DIY holiday cards

Create DIY Holiday Cards and Make Recipients Feel Special

Cards are sometimes the simplest, most meaningful way to tell someone you care during the holidays. There is no pressure to spend a lot of money or worry whether you bought the right size. By giving DIY holiday cards, you go a step further, by making a unique item that the recipient will cherish. Make a whole batch the same or personalize each one to the recipient.

Making DIY holiday cards is also a fun experience that you can incorporate into your family Christmas, Hanukkah, Kwanzaa, Winter Solstice, or New Year’s traditions. So figure out the technique that matches your time and talent, and get started!

There are three basic approaches to creating DIY holiday cards.

  1. Buy pre-made cards and decorate them.
  2. Make cards from scratch.
  3. Upcycle old cards.
  4. Design cards online.


Buy pre-made cards and decorate them.

This option works for all ages and skill levels. Anyone who can hold a crayon–scratch that, anyone who can stick a body part in paint can participate. Start with blank cards that you buy from an office supply store. They should come with envelopes. Then, decorate them using any technique of your choosing. These are just a few ideas:

  • Place small child’s or pet’s hand/paw in non-toxic poster paint and then place it on the card. Keep it simple, or finger paint a whole scene.
  • Let children draw or paint pictures. The might also glue on fabric, ribbons, cut paper, washi tape, or whatever else strikes your fancy.
  • Cut out shapes. Adults and older kids can do the cutting. First, draw on simple shapes. Then, lay out the card, open, on a cutting mat and cut out the shapes with an Exacto knife.
  • Use stamps. Craft stores offer a huge variety of different stampers and stamp pads. You can even make your own by carving into a hearty vegetable like a potato.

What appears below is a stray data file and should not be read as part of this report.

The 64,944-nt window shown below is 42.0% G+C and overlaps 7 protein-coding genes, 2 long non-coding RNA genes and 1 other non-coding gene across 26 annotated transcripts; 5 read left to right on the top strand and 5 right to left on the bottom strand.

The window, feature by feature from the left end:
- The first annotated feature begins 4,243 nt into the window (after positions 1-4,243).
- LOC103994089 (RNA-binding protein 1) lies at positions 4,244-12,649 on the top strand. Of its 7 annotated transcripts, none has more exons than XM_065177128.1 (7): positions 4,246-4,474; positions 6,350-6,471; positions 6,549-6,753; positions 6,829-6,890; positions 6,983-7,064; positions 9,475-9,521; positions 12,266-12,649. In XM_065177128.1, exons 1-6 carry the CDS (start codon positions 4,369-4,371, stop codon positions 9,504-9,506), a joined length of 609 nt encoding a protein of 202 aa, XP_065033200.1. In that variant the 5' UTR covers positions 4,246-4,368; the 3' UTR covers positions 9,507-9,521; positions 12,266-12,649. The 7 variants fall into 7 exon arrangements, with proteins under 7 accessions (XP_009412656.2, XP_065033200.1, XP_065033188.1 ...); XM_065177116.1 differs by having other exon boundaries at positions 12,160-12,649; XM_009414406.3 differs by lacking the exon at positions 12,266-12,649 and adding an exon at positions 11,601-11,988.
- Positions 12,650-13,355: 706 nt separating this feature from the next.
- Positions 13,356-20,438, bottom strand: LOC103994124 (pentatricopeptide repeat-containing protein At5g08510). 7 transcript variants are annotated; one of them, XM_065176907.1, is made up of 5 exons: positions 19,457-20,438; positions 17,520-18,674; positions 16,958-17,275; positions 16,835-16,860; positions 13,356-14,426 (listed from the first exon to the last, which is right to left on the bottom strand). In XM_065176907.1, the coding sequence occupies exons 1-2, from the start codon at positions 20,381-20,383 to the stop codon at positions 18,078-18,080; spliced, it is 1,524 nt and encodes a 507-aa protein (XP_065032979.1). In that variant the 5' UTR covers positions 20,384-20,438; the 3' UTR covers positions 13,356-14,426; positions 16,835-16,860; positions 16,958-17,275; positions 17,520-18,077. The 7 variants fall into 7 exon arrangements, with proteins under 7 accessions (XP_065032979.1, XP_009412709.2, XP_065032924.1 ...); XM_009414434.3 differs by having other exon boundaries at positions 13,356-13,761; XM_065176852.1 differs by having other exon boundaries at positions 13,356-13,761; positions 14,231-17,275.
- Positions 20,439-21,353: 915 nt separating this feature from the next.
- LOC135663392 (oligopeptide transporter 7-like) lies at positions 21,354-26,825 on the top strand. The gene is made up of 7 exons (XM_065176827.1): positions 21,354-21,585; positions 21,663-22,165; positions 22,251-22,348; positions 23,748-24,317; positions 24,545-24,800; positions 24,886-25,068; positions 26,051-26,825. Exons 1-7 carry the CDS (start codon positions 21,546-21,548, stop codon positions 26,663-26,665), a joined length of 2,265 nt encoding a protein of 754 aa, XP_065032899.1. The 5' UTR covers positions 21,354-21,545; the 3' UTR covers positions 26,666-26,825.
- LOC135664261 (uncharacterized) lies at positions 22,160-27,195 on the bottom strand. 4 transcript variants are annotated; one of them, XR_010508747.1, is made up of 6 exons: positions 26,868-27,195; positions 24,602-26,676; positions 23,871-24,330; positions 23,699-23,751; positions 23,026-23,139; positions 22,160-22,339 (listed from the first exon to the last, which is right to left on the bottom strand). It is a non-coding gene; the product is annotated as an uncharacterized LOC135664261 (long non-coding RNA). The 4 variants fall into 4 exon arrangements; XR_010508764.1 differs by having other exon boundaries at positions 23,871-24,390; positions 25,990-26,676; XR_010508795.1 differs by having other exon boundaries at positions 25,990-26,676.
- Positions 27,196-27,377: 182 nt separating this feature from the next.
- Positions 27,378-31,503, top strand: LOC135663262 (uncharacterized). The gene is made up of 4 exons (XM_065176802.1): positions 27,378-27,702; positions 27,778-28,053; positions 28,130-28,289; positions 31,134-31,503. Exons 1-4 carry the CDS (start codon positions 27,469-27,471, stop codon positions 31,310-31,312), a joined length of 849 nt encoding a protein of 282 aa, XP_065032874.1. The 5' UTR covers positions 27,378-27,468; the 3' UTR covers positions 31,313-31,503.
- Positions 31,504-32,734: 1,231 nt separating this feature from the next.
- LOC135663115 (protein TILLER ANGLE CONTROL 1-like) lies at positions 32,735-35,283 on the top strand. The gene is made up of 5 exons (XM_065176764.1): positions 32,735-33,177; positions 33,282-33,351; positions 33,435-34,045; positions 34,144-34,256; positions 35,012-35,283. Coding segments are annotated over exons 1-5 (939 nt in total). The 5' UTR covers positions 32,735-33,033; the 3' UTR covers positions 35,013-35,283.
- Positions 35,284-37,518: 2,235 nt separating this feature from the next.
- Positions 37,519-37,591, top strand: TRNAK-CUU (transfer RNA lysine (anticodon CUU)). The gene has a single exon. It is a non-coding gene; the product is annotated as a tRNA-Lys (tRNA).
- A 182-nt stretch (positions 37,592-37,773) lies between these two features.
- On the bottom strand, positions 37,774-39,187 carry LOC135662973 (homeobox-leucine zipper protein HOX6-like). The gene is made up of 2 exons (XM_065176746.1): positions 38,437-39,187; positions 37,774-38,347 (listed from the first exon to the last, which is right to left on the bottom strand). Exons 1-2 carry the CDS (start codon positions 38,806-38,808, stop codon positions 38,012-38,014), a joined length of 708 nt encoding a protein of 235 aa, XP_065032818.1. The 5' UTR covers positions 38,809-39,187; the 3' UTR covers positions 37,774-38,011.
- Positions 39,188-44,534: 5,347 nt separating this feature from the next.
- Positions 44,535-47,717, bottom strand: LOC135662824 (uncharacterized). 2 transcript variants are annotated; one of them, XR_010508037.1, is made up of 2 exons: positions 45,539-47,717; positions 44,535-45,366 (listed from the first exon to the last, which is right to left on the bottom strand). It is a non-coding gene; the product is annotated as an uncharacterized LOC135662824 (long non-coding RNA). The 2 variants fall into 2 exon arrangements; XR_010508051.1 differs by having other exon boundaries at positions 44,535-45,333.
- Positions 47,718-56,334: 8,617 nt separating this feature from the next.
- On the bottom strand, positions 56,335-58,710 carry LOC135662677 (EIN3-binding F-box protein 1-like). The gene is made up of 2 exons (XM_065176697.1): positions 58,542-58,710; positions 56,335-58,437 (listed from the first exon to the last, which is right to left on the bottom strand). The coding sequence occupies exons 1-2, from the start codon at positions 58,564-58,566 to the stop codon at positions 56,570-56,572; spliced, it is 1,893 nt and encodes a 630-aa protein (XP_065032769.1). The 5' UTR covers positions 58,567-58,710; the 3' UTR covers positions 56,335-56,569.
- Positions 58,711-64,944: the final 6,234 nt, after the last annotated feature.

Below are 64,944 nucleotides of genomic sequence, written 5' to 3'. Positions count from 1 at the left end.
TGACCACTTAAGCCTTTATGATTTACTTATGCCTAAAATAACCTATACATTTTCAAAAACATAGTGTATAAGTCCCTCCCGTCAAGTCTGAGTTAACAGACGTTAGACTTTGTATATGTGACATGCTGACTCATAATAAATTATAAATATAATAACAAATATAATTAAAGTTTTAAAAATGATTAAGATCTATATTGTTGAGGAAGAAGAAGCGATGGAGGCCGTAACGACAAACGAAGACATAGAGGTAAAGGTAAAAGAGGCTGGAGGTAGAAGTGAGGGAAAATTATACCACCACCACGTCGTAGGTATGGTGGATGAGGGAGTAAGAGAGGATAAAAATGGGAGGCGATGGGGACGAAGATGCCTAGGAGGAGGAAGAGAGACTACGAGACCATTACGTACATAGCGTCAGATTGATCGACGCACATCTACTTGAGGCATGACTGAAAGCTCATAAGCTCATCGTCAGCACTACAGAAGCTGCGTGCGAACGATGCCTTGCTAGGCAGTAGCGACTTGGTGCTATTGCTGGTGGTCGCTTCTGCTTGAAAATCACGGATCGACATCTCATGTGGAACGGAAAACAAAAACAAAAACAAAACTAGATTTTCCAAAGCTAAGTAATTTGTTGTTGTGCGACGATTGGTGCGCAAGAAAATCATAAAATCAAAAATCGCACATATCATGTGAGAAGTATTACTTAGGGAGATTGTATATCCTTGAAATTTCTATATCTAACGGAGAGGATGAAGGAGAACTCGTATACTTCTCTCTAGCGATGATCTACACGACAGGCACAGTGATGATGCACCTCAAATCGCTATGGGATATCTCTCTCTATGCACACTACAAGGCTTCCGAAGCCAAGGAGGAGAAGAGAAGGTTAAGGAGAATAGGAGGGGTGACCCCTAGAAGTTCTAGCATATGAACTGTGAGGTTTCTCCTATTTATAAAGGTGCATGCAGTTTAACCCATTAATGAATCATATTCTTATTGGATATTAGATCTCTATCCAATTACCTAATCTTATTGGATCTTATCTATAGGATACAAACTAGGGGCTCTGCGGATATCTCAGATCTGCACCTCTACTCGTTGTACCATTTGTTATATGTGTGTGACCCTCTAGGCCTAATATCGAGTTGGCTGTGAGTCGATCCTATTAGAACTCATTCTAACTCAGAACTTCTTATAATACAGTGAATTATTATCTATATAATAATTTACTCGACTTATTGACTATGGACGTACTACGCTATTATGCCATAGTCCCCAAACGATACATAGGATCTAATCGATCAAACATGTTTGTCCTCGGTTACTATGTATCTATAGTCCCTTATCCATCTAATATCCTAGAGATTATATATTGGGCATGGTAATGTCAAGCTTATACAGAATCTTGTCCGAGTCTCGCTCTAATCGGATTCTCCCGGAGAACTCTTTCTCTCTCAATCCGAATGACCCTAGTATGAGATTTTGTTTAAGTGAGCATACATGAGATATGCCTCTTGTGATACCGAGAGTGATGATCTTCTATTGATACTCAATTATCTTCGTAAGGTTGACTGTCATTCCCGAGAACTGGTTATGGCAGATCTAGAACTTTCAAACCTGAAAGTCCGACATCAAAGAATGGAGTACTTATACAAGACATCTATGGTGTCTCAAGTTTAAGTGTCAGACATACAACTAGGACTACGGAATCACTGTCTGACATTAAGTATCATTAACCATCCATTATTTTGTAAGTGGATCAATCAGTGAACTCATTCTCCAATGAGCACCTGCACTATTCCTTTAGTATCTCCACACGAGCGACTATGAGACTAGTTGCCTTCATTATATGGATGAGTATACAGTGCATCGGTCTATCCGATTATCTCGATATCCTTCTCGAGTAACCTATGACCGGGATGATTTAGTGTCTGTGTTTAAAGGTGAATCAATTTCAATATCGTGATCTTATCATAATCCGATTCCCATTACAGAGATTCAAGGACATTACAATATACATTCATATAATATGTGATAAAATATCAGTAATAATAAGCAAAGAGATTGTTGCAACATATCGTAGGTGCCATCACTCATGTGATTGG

Make them from scratch.

Start with cardstock in any color you like and cut or fold it into a shape you like. This tutorial shows some fairly advanced techniques for creating beautiful card art.

Or make them like, really from scratch. You can make paper at home pretty easily and with minimal mess. Buy a paper-making kit from a craft store or follow a tutorial like this one.

You don’t have to use paper, either. You might incorporate fabric or objects found in nature. Whatever you use as your base material, decorate with your preferred technique. Choose from the ones above or think of your own.


Upcycle old cards.

Maybe you have old cards you’ve received. Or, sometimes charities give you blank greeting cards as a thank you gift for making a donation. Maybe you bought a bunch of boxed cards on clearance last January. Wherever you got them, they’re useful.

You can work with old cards using some of the same techniques described above. Cut out parts of one card and mix and match with other cards. Paint on them. Collage them. There are even ways to turn them into ornaments. You could then give the ornaments as gifts.


Design them digitally.

A year’s worth of photos awaits you on your phone or computer. You might decide to do you own family holiday photo. Upload your best pics to a website that allows you to turn them into cards and other items. While you’re there you might make a mug or calendar, also great personalized gifts.

Don’t limit yourself to photographs. If you or someone in your family is artistic, create an original design. Draw it by hand and scan it, or create it in Photoshop or a similar program.

Print your cards at home or have them professionally printed. Just allow enough time to get them in the mail for the holidays. You can also forgo printing and send your cards electronically. That way, you can also incorporate animation or music. The recipient won’t be able to put a digital card in their scrapbook, but they’ll probably show it to all of their friends.


However you decide to approach DIY holiday cards, you’ll wind up with an unforgettable experience and a unique end product. Your friends and family will appreciate your effort and your talent.

IMAGE: CC0 / Public Domain

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